MARTINSVILLE, Va. - As one of three short tracks left on the Winston Cup circuit, Martinsville Speedway is an oddity, a place where factors like brakes, tires and pit location toy with the minds of drivers.
The Virginia 500 Winston Cup race figures to be no exception today, especially if qualifying and Saturday's practice were an indication.
Ward Burton qualified fourth here last October. On Friday, he posted the 38th-fastest qualifying speed and needed a provisional to make the field.
"The car was a piece of junk," Burton said after his run.
It was only marginally better in practice Saturday, when Burton's fastest lap was 91.971 mph, 25th among the 43 cars entered and far behind Jerry Nadeau, who led the field at 92.642 mph.
"We're behind the eight-ball now," Burton said.
Throughout the garage area, drivers said they expected today's 500-lap event (1 p.m., Fox 54) to be a study in tire strategy because of a new Goodyear model.
"It's going to be exciting because it is going to be a chess game all the way," said Kenny Wallace, who will start 28th.
"There's going to be some crazy stuff going on Sunday, whether to stay out or come in and pit for tires," said Dave Blaney, who starts 34th.
What happens on the track often dictates how teams choose to manage the race, and that's a call normally made by crew chiefs.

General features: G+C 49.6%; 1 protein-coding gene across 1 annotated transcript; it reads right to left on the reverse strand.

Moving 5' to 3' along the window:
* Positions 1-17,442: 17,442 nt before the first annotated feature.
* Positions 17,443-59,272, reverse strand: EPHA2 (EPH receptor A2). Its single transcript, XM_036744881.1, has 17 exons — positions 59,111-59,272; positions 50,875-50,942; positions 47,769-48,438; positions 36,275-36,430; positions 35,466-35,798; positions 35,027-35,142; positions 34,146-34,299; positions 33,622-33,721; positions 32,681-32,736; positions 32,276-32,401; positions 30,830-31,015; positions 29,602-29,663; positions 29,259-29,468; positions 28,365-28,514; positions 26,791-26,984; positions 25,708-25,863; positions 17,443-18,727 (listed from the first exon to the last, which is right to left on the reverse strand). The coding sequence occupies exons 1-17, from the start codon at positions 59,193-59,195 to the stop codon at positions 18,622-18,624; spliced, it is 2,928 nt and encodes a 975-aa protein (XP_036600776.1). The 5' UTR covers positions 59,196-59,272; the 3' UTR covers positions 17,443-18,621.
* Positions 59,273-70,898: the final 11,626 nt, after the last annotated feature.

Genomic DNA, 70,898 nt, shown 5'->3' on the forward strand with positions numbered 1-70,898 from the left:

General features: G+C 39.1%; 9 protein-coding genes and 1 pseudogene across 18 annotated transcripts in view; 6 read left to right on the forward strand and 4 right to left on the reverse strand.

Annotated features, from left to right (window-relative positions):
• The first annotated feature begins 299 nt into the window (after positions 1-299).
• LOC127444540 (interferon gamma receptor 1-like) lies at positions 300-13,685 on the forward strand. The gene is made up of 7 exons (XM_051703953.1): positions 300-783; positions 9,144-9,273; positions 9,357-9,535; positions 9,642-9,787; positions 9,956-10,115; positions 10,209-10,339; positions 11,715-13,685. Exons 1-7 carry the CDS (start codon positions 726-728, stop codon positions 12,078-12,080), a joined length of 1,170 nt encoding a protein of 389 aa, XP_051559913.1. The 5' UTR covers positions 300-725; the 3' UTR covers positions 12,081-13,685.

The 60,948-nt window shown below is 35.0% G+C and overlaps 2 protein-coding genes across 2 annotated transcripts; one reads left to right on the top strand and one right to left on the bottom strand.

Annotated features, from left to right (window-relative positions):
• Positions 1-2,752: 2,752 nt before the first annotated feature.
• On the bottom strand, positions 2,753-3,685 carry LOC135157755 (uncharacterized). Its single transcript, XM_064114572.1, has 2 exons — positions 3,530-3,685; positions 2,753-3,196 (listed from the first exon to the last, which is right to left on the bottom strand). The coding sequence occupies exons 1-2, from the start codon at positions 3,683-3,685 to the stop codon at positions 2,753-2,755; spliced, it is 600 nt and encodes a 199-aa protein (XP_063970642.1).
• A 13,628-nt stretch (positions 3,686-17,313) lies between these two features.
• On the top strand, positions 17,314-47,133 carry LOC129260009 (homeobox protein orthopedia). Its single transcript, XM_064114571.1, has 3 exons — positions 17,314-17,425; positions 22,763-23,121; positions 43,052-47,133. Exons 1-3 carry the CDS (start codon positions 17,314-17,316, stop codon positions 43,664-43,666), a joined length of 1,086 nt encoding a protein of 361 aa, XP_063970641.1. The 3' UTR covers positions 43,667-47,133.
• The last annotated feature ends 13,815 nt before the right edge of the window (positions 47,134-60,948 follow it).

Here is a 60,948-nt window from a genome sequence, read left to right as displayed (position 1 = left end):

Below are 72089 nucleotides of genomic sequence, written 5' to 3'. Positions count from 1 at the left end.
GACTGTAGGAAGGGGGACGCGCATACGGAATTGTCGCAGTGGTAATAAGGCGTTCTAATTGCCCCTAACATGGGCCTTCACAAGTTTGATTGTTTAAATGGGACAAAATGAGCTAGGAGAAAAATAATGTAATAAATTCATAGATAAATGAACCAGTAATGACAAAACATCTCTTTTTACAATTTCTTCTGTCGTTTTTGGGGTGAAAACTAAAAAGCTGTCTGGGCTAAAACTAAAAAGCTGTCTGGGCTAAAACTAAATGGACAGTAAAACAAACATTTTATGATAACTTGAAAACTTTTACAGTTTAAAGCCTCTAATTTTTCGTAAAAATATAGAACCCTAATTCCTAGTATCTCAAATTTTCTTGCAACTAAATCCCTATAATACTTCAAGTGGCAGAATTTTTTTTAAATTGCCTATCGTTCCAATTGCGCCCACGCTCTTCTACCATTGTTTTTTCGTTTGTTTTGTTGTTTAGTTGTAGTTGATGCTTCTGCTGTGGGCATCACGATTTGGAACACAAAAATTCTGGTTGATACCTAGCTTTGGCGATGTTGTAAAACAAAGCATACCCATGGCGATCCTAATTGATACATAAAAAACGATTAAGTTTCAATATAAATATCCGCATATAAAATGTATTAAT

"I think you have to react to it when the time comes," said James Ince, crew chief for Johnny Benson.
"This is a place where track position means way more than speed, so we want to make sure we get the car good and then react to whatever we've got to on Sunday. I don't know what that is."
For some, that's an element that makes the .526-mile oval a difficult place. For others, it's what makes it a NASCAR treasure.
"You can go into some of these video arcades and find a game that simulates racing," said Kyle Petty, who will be making his 590th career start when he crosses the start-finish line in the 33rd position.
"If you want that kind of experience with something that most closely resembles Martinsville, leave there and head for the pinball machines.
"I've seen bumper cars at the fair that don't have as much beating and banging as some of the Martinsville races I've run. The floor for those bumper cars is about as slick as these turns here."
Jeff Burton, like Petty, thinks it all adds up to a good show.
"When I watch a race at Martinsville, I see a competitive race. I see a competitive race at Bristol (Tenn.) and at Richmond," he said, listing the other two shorts tracks. "These tracks put on the best shows.
"To me, it's what racing is about - side-by-side, bumper-to-bumper. It's fun to watch and it's fun to race."
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